The news that David Shearer is to ‘get media training’ from Ian Fraser in order to make him more visible to the electorate has tended to reinforce the notion that ‘getting media training’ is rather like getting a new suit from Hallenstein’s. All you have to do is put the new suit on and you’ll immediately not merely look better but be a whole new person. Unfortunately media training doesn’t fit this prêt-à-porter model. It’s a bespoke art. Everyone’s needs are different, no two people’s measurements are exactly the same, and there are some people who will never look good in anything.
David Shearer is the invisible man of New Zealand politics.
Seven months after he took up the reins, voters say they still do not know the man who would be prime minister, raising questions about his effectiveness as Labour leader.
The first Fairfax Media/Ipsos political poll of 1000 voters showed nearly one in four voters couldn’t think of two words to describe Mr Shearer when pressed, while nearly the same number again thought he was either invisible, or inexperienced.
Gordon Fenwick, 64, a Wellington National Party supporter, said Mr Shearer seemed to have “a bit more sense” than his colleagues but was inexperienced.
“He is just a drip. He just comes across as totally wet. He doesn’t really inspire any confidence, he hasn’t got any charisma.”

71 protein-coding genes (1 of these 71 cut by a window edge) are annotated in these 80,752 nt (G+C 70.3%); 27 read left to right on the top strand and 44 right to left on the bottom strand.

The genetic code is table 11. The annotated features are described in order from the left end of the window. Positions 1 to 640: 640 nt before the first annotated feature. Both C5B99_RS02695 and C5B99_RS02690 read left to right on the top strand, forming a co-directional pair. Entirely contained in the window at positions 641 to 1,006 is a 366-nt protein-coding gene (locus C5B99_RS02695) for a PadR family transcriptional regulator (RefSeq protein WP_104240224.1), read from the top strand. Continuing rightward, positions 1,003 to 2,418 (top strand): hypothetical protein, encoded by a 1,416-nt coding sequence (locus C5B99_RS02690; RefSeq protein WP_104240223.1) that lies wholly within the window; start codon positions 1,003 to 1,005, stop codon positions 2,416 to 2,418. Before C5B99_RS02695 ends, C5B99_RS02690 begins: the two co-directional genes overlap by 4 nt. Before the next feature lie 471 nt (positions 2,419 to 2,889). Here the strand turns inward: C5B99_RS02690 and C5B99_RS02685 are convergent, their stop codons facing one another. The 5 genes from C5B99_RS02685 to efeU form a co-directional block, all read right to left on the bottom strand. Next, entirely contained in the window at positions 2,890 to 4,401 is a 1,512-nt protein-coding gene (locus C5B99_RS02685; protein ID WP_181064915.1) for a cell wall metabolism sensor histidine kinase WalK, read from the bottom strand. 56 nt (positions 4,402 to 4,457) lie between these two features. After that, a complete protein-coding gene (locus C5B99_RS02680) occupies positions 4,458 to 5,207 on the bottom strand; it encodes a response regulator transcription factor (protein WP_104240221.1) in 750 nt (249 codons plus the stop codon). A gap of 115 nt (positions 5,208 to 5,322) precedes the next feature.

Tracey, 48, of Auckland said: “I must admit I have no views on him. He’s sort of a nondescript sort of man, I think.”
Some Labour voters thought the same: “Untried, nice but unsure, invisible, maybe more honest, and don’t know anything about him”, were the first words that sprang to mind for the first five we surveyed.
A change in tone is one thing (possibly not the wisest course against this National government, but that’s an argument for another day); abdication is another. But hey, if Shearer doesn’t actually want to lead the left in NZ, there’s another party eager to take his job. And if he keeps on staying silent, he’ll have no-one to blame but himself.
The lap-blogs at The Standard aren;t playing nicely either:
Google news has 1.5 pages of articles mentioning David Shearer to John Key’s 13 in the past week. The only ones directly about Shearer or Labour are saying ‘where’s Shearer? He’s wasting his honeymoon’.
Since that honeymoon is with the press, when they start saying it’s being wasted, it’s already over.
So Shearer doesn’t have to ‘play gotcha’, but he does have to do something, because while he’s doing well compared to Goff, he’s in a really terrible position historically.
I watched the news last night, and the Labour MP fronting on the two main political stories of the day was Phil Goff. That’s because they were both foreign affairs based stories and he’s their spokesman on that issue – but Shearer isn’t chopped liver when it comes to foreign affairs, and he did make a big deal about how he was going to change the Labour Party. He could start by getting Goff – who just led them to an historic defeat – off the damn TV and getting himself on it. And, like I always said during Goff’s tenure, he should carry on by firing all his staffers who didn’t point this out to him.
If your friends aren’t best pleased then things aren’t going well. With T2 stacking the leader’s office with his own people Shearer is going to need to develop a pair of eyes int eh back of his head.